With regard the income flows resulting from the share loan, the borrower will be subject to income tax on the dividends that the borrower accrues. Such dividends would not qualify for the exemption from income tax in section 10(1)(k)(i) of the Act. If the borrower on-lend or on transferred the shares prior to a record date, then it would be taxed on the receipt of manufactured dividends or the sale proceeds, depending on the case. The borrower should be entitled to deduct the expenditure incurred in the production of such income. The lender would similarly be taxed on any manufactured dividends it received except in instances where the lender qualifies for a tax exemption (such as certain retirement funds).

Dividends which accrue to the borrower of listed shares would be subject to the dividends tax provisions but may qualify for exemption from dividends tax on the basis that the dividend has been included in the income of the borrower (see above), or if the borrower constitutes a South African resident company or qualify for one of the other exemptions from dividends tax.

The dividends tax provisions also contain deeming provisions which deem certain payments by a borrower to a lender to be a dividend. In particular, where certain persons (effectively persons that qualify for an exemption from the dividends tax) have borrowed listed shares after the date that a dividend is announced, then any amount paid by the borrower to the lender is deemed to be a dividend for purposes of the dividends tax, which is paid by the borrower to the lender for the benefit of the lender. The deeming provision only applies to amounts paid by the borrower that do not exceed the actual dividend paid on the shares. This provision places a withholding obligation on the borrower and may result in the lender being subject to dividends tax on such deemed dividend if the lender doesn't qualify for one of the exemptions from the dividends tax.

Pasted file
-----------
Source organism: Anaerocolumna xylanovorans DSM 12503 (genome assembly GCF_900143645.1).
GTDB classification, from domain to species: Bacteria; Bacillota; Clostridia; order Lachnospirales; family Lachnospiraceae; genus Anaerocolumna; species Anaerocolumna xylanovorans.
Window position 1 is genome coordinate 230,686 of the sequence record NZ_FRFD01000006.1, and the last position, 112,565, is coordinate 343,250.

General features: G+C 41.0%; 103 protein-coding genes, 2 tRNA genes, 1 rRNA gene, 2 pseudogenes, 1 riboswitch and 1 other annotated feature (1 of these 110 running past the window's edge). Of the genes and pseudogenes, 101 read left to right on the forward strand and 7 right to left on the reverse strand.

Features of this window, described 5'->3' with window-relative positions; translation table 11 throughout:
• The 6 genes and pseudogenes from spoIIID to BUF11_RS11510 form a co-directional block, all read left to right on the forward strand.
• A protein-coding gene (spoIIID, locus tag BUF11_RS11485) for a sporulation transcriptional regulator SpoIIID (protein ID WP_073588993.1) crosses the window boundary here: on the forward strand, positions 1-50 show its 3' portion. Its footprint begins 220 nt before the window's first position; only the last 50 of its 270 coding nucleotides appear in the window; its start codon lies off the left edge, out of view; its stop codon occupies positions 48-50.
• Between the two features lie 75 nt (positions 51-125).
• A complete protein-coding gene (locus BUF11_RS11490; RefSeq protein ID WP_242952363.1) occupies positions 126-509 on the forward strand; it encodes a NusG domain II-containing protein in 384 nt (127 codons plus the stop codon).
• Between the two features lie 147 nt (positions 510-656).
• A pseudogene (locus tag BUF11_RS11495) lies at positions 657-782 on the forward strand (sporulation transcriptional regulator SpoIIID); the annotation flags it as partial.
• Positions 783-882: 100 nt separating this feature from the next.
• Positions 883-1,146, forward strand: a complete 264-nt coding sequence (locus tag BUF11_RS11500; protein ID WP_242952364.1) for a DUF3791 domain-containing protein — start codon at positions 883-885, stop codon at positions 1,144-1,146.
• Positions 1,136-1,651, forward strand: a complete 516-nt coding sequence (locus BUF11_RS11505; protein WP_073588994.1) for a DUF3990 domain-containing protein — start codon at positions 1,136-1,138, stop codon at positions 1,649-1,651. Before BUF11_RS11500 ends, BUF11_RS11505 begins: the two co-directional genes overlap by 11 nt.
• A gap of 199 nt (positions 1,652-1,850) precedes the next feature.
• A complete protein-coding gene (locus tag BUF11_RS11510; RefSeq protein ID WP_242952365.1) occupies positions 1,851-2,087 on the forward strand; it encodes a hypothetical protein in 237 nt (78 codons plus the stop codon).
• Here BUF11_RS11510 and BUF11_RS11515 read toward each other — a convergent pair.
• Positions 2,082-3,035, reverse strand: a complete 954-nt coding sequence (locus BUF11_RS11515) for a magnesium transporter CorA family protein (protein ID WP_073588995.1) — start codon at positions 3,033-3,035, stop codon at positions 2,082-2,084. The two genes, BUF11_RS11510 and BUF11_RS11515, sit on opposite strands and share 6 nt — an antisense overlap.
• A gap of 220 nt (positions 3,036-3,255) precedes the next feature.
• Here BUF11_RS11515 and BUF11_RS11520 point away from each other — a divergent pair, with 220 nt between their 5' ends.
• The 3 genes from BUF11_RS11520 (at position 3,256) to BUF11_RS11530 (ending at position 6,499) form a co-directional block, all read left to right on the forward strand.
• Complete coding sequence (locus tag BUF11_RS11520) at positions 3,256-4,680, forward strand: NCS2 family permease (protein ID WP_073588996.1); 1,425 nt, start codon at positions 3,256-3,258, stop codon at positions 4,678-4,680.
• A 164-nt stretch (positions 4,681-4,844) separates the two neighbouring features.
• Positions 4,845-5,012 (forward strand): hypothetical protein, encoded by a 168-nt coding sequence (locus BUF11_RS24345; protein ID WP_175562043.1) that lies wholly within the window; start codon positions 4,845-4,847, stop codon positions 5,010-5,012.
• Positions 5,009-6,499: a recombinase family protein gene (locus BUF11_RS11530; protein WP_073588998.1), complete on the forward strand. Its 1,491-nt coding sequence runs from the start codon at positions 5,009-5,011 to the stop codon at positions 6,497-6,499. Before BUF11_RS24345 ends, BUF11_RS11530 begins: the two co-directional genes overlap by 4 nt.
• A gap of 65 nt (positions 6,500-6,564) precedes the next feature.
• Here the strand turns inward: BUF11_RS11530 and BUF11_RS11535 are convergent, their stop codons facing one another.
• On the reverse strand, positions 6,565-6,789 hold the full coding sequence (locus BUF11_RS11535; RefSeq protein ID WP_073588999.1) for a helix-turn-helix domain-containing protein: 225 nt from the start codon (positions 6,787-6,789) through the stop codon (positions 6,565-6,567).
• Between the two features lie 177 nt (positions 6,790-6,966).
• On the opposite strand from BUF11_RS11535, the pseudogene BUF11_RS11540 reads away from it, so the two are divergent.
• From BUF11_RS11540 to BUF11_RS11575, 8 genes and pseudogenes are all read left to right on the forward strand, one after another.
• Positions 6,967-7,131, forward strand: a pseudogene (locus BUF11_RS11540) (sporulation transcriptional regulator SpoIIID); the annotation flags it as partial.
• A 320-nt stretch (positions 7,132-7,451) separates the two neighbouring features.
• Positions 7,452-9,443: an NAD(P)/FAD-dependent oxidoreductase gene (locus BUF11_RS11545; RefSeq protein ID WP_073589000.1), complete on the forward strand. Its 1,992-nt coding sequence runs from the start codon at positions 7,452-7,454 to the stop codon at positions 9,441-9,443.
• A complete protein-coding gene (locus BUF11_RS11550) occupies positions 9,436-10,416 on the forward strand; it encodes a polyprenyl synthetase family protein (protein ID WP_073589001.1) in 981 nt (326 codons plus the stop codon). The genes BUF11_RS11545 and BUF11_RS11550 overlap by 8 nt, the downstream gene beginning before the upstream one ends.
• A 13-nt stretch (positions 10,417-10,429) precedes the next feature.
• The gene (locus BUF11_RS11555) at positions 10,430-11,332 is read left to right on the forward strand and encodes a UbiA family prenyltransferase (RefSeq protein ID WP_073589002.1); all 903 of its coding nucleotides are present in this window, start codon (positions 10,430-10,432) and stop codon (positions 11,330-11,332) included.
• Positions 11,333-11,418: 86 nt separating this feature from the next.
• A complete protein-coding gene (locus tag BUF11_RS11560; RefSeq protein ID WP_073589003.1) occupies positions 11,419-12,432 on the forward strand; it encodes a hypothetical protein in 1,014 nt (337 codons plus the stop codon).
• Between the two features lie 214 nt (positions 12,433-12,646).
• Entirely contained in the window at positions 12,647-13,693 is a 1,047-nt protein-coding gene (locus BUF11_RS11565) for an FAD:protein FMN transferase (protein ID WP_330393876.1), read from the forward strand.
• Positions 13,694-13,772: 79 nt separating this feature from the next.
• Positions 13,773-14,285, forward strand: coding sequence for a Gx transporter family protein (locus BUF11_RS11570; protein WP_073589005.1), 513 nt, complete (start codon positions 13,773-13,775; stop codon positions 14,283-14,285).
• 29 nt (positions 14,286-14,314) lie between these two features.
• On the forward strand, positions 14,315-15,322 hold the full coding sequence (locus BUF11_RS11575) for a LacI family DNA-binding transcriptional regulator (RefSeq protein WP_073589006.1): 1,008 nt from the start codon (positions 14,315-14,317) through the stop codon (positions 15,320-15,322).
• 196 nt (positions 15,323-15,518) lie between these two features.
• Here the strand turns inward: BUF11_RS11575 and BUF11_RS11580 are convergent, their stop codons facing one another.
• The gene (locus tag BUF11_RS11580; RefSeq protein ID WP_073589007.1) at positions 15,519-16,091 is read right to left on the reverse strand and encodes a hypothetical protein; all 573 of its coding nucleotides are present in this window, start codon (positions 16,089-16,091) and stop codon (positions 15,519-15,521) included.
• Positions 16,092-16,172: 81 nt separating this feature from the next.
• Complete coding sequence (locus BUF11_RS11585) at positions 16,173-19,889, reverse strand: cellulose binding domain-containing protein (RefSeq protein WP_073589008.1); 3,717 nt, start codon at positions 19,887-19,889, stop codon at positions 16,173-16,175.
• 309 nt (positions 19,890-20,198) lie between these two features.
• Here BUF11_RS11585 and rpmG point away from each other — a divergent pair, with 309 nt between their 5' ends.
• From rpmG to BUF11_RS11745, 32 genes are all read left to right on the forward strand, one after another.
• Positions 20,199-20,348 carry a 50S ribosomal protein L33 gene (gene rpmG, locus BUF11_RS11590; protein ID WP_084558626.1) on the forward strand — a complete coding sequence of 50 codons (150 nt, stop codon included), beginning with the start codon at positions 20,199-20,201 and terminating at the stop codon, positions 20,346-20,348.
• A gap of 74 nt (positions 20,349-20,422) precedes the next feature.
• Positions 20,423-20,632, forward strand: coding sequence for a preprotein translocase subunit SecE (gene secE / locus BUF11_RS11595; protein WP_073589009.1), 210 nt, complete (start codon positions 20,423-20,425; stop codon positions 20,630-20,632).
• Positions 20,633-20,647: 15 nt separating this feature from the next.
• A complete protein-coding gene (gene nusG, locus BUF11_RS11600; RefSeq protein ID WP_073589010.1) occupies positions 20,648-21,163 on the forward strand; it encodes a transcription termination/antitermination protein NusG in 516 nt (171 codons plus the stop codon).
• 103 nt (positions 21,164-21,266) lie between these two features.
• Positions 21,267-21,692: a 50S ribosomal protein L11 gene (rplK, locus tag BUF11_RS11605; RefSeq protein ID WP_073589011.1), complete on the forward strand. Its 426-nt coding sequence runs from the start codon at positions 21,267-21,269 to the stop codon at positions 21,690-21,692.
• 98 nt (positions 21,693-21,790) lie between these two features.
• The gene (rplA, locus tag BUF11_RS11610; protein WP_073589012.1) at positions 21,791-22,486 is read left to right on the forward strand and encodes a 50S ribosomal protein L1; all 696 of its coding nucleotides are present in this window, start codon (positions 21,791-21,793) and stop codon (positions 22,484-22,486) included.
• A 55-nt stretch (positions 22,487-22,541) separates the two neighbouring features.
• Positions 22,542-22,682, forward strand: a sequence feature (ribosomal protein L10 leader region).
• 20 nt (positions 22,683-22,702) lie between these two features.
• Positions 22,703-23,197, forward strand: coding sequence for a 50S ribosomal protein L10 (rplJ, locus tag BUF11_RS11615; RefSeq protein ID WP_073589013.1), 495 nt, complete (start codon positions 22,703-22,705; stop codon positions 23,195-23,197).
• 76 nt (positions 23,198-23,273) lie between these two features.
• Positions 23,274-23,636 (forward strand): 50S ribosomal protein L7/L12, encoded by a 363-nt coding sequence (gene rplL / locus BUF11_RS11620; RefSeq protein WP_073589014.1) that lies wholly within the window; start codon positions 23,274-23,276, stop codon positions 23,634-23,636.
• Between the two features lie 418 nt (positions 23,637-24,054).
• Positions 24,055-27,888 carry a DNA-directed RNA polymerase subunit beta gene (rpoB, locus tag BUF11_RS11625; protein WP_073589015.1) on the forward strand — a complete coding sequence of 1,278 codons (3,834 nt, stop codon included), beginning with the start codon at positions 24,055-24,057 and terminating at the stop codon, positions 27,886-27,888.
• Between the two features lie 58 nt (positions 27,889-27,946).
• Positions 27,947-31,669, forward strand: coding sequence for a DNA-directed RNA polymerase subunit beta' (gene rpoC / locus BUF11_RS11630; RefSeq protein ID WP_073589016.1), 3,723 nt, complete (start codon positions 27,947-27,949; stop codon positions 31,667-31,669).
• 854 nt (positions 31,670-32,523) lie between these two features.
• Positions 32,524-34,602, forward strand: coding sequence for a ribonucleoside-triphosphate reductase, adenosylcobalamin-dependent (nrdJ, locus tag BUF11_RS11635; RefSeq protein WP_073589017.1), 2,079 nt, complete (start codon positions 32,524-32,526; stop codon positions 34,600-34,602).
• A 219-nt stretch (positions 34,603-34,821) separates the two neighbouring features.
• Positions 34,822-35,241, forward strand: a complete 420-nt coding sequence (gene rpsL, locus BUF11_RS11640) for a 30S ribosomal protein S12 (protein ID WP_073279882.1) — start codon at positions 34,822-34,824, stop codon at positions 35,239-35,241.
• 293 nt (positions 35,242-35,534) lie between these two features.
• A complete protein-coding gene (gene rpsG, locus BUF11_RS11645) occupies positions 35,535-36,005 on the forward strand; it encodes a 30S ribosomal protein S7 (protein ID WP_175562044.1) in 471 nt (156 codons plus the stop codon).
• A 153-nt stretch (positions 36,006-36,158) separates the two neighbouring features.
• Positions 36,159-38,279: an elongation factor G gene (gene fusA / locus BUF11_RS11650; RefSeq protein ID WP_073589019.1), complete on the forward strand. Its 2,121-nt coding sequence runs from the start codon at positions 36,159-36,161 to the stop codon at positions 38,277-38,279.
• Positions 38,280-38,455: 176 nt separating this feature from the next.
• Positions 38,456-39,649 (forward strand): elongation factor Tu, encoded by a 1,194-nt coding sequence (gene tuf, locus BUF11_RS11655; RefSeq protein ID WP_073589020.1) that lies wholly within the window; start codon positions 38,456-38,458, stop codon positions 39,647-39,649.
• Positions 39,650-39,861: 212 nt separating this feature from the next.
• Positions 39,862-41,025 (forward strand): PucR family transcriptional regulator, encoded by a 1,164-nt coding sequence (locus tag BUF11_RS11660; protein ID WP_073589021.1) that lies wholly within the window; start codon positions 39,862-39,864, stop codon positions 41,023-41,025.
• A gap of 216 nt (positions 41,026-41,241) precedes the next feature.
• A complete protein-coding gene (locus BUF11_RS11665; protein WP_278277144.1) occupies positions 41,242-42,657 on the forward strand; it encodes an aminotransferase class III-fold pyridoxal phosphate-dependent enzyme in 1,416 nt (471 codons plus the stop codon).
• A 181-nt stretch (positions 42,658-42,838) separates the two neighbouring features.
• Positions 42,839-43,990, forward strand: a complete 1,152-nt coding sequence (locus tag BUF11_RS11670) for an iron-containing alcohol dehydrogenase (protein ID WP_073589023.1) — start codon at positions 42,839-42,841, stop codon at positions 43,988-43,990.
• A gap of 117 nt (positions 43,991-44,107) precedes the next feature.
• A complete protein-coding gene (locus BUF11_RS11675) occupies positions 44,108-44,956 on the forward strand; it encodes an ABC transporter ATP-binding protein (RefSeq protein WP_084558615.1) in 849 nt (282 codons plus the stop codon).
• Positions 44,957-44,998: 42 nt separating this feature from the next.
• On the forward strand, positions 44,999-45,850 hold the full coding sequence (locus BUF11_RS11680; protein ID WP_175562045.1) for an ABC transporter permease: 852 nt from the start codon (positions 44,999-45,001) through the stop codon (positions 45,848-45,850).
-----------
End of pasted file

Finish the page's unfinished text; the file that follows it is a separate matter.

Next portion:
From an STT perspective the transfer of shares are subject to STT at the rate of 0.25%. The loan results in a transfer for STT purposes from the lender to the borrower and vice versa. However, the lending of listed shares may be exempt from STT provided such loan qualifies as a '"lending arrangement" as defined and complies with the other specific requirements of the exemption.